You either love or hate James Ellroy's story-telling style: slangy, fast paced, dark, violent, paranoid, corrupt, full of conspiracies and double-and triple-crossing. If you're in the mood for a troll through the evil part of Los Angeles in the 1940s, start here.
A hopeless mess. Characters run on for pages with their sexual or racial obsessions; Ellroy has forgotten the most basic rules of writing which have to do with not boring the reader and not treating him/her as an idiot. The one saving grace in this farrago are the Kay West chapters--one character at least with lucid thoughts and motives.
Oh dear god, what a bunch of pretentious mishmash. Ellroy crams in as much hardboiled 40s slang, cynicism, nastiness, racial epithets as he can on every page. Yeah, I get it. Police corruption abounded. It was not a good time to be of Japanese descent in the US. But on and on and on with the whining about sex, abortions, perversion, violence. The author uses overkill and repeats himself constantly. Plus, I wasn't in love with the premise, the lead characters or the subplots. Then again, if you've seen this guy interviewed, he's an odd duck indeed. I now remember why I used to get annoyed with his books. This will be the last Ellroy novel I read. Almost 700 pages of this stuff! Yipes!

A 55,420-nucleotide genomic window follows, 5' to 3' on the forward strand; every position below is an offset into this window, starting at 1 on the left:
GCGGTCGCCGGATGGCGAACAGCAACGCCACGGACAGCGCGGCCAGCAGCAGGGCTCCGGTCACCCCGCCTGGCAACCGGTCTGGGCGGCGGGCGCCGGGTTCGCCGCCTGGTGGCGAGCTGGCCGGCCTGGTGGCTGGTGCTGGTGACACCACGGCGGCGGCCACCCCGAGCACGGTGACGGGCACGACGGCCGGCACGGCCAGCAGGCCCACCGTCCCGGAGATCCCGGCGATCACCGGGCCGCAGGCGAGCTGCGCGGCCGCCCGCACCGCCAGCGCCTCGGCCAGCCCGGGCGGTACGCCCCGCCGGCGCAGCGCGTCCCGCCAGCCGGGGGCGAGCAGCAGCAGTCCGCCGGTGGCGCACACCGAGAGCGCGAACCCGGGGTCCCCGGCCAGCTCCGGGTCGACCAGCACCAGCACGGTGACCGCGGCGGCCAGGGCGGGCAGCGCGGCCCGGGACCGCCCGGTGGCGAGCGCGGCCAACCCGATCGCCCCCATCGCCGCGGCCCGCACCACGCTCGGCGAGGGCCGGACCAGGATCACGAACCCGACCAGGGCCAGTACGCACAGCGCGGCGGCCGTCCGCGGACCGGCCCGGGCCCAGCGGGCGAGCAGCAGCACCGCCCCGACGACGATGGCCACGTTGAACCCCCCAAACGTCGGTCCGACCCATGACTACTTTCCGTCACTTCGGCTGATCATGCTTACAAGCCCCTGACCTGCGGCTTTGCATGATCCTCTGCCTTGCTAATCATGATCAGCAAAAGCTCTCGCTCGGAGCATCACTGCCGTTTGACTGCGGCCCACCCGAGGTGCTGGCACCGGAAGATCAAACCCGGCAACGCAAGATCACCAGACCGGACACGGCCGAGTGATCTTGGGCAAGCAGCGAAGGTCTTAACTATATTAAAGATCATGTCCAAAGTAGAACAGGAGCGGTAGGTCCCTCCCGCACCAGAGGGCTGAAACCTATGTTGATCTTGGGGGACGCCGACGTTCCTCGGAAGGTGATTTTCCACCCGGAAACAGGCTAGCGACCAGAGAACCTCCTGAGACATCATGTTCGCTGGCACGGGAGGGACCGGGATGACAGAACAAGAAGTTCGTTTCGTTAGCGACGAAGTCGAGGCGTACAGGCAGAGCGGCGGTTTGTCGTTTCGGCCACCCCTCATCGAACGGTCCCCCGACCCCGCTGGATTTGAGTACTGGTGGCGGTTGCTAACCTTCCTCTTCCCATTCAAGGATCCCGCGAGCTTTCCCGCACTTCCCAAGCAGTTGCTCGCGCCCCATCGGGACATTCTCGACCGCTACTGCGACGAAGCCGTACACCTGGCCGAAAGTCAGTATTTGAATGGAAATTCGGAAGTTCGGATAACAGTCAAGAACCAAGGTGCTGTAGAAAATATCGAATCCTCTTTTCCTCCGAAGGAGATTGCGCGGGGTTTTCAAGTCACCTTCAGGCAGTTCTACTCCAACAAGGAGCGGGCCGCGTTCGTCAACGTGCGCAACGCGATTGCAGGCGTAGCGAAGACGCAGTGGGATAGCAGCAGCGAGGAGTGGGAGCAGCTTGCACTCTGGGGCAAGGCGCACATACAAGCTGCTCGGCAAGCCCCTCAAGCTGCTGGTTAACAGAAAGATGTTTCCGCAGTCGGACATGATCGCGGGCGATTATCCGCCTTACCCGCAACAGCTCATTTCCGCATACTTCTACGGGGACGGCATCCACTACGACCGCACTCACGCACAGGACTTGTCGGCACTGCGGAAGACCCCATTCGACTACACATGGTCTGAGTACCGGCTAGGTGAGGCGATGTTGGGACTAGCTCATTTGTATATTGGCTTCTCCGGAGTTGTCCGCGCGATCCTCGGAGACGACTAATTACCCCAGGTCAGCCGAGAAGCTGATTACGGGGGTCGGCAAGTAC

James Ellroy is not simply a great crime novelist (perhaps the greatest), but a great novelist, who combined a Tolstoy-worth scope with A Dickensian wealth of characters and subplots. His latest is the proposed start of a new L.A. Quartet and it features characters that will be familiar to Ellroy readers, like Dudley Smith, Buzz Meeks, and Preston Exley who mingle with real life names like Bette Davis, Bugsy Siegel, and Joseph Kennedy. As in his Underworld U.S.A. trilogy, history is the backdrop for the characters and the enormously complex plot, which is set in L.A. just after Pearl Harbor. A sprawling, brutal, and uncompromising novel by the most ambitious crime novelist who has ever lived.
Jordan62856--I believe this is the 1st of a new LA trilogy by Ellroy. Pretty typical Ellroy writing; not quite as fast paced as some of his earlier( American Tabloid comes to mind) works. If you're new to Ellroy, should start with American Tabloid and LA Confidential. Black Dahlia also is very readable and exposes you to his style. He is out there.
I believe this is book one in a series of four, if someone else can confirm that for certain that would be great.
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